When I began teaching a few of my friends, I started with some basic positions and terminology. I taught them three simple guard passes, three simple subs, and two sweeps. I verbally quizzed them on such things as "What is your job when you are in someone's guard?" (Try to pass the guard) "What is your job when you have someone in YOUR guard?" (Keep the opponent from passing your guard, while staying on the lookout for sweeps and subs) "What are the first things you do when you find yourself in someone's guard?" (Base and posture) I had them describe what side control is, what makes a good back mount, what pulling guard means. As they learned the guard passes and sweeps, I had them describe the techniques in minute detail. I quizzed them over and over till they could spit answers to everything I asked them. We drilled the techniques till they were comfortable with them.

So when it came to try sparring a little, they knew a few things to try, and more importantly they knew what was going on and what their objectives were. And when they came to a real class, they could follow what was being taught. I had told/shown them everything I could think of that I *wished* someone had told/shown me early on, but that I had had to figure out for myself. It gave them a big head start over people who began taking classes in a clueless state.

Anonymous said...

I third what Kim and Kitsune said. The four moves you taught them so far are not connected. If they are starting out in neutral or the guard, do they know how to Get to the back to initiate the RNC? How to Get to the mount to do an armbar from the mount? Does the guard pass put them in a position to use the americana or put them directly in the mount for the armbar?

On the other hand, even if they know only a sweep, a guard pass to mount, an escape from mount, and submissions from the guard and mount, then they already have a game they can play, not some big mystery: 1. Pass guard, establish mount, attempt submission. 2. Attempt sub from guard, attempt sweep, establish mount, attempt sub. 3. Escape from mount, re-establish guard, submit or sweep and submit. Etc . . .

As for aggressive engagement, that is potentially another story. They could be shy. (All of them, really?) Here's what I would do: Ask one point blank if she wants to roll. If yes, ask another. If yes, tell them to roll with each other. If no, tell them to get off the mat until they decide they want to roll. Eventually they will either start saying yes, or get bored and stop coming. If they aren't really into it, they should come back when they are ready and quit wasting your time. You can lead a horse to water . . .

Ashley said...

I agree with Kim and Savage. I think it will take time, as well as patience and encouragement on your part. It also may have something to do with their age...?

Do they feel a little more comfortable rolling with you, if they have? When I first started out, I found it very helpful to have a more experienced person give me an idea of what I should be doing when I was feeling clueless.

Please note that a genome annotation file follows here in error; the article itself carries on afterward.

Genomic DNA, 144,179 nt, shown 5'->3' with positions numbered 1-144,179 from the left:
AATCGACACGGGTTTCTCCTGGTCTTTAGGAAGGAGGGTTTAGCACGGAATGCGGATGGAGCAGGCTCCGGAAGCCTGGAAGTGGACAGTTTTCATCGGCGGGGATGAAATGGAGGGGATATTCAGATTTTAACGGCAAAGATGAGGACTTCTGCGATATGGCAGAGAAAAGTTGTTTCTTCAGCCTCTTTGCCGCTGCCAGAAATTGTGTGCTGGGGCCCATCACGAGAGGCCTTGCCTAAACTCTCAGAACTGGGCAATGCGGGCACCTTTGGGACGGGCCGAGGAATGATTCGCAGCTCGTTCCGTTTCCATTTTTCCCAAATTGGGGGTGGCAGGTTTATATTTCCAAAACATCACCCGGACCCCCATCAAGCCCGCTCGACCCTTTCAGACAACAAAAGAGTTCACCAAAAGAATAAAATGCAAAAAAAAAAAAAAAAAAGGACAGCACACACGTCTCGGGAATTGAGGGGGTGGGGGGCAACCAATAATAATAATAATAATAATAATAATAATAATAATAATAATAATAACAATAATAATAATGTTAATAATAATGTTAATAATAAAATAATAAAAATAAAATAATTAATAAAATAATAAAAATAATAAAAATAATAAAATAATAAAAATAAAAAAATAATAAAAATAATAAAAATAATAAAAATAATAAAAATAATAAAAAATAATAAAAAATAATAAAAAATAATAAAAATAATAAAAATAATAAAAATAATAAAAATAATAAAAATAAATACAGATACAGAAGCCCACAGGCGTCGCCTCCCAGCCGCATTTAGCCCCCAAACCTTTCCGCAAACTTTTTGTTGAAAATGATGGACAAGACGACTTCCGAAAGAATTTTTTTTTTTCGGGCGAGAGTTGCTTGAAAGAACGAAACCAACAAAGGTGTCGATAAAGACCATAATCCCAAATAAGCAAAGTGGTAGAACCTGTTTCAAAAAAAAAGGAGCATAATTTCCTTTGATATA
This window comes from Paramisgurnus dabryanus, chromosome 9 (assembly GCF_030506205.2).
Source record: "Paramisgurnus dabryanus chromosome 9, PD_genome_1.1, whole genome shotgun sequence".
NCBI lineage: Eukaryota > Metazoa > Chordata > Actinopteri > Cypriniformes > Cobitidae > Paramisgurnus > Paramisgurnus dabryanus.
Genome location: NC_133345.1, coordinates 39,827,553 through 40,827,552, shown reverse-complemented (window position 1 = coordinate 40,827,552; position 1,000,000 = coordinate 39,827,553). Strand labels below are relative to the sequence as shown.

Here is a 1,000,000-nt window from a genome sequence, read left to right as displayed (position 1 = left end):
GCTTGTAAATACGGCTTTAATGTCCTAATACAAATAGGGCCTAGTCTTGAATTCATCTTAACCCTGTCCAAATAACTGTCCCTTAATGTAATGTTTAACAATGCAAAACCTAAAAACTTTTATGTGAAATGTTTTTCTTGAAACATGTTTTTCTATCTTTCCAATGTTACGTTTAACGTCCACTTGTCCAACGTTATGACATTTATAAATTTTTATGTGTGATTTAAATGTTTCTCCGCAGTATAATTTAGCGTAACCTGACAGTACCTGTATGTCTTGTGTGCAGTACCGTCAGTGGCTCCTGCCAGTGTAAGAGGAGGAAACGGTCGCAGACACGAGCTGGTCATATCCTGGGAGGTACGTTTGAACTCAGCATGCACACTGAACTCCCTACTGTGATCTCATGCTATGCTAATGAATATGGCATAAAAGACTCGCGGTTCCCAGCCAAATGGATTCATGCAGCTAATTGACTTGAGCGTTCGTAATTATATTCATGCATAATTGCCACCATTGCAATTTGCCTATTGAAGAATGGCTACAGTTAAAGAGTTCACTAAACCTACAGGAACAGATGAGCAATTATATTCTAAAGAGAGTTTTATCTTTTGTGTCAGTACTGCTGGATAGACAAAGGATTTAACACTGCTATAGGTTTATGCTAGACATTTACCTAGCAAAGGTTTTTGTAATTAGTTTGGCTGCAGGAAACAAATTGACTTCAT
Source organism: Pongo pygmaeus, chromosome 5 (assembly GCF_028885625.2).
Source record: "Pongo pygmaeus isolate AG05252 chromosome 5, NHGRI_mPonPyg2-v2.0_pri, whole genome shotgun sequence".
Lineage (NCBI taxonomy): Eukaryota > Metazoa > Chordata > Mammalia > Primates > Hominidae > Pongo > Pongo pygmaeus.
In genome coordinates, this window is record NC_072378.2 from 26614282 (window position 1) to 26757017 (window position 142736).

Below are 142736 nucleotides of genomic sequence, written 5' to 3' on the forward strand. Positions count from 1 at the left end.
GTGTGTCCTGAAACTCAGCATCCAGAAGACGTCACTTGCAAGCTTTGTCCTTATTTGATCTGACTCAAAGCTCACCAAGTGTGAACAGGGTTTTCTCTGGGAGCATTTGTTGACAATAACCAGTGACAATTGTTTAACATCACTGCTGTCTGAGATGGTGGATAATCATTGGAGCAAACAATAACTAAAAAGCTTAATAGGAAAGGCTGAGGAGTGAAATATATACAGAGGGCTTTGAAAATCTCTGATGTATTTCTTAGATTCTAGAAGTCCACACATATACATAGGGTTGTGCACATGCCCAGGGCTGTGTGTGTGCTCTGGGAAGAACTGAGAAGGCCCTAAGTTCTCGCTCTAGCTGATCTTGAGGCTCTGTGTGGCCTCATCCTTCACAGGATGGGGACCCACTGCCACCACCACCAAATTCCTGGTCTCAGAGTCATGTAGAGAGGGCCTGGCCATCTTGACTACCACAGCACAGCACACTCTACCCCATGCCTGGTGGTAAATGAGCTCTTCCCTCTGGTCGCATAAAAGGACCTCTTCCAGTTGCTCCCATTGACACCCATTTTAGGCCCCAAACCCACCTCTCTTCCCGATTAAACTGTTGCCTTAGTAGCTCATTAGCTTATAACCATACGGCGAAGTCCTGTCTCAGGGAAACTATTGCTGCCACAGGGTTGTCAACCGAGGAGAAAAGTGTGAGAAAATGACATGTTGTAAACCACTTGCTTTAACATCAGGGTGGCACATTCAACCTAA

I also found it very helpful when - in my first two months - this huge purple belt guy would just move around and encourage me to transition between positions. Mount>Side Control> Back. It gave me a very good idea of the "flow" involved.

Would it be bad if you "coached" by pausing the roll to point out a little thing that they could be trying to do?

Maybe just give a little pep talk, if you sense them getting frustrated, about the dedication required but that once they get it, it'll be something they'll have forever!

I think it's awesome what you're doing for them, by the way! The environment at the barn is probably a lot less intimidating than a regular club; I'm sure that helps.

The Part Time Grappler said...

It is really heart warming how you want to give them so much, but you have to remember that as a teacher (a good one, at least) your lesson must have two things before stepping on the mat:

1. Objective: This is for the learner. Example is the scissor sweep: grips, movement, angle, execution...etc. what do they need to learn?

2. Aims: this is for the teacher. Example is practice how to teach the scissor sweep, how to devise drills for it, how to stick to the time-frame, how to sneak a peak at the clock, how to address questions, how to balance TTT (teacher-talk-time) with STT (Student-talk-time)...etc.

I've always felt that martial arts and jiu jitsu in particular are about building relationships with people. The techniques are tools to do that. I'd rather use one tool to make someone work hard, make them face who they are deep down inside (how do they react to success, failure, hesitation, resistance...etc.) than spend the same session covering many techniques. But I'm a hippie :o)

A.D. McClish said...

All very good points! I don't want to push the girls to do more than they feel comfortable with. My only question is to know what I should do to encourage them to keep trying.

reginadabean said...

Everything everyone else said, AND

Be positive. When you see them do something right, make sure you tell them :) Make it fun. I totally think it's important that they know what to do from each position....like its a story...give them a linear set of events to follow...bjj is not anything close to linear, but that is much easier to follow at first.

Georgette said...

Great advice from everyone, especially anonymous. I think moves need to be learned in context with some level of connection to the other parts of the game. It's tough! I also recommend Cane's blog (and the general approach of SBGi) about teaching jits-- focus first on the posture-- then the pressure-- and all the possibilities flow from that. Go give his blog The Gentle Art a read, it's a great insight into teaching jits.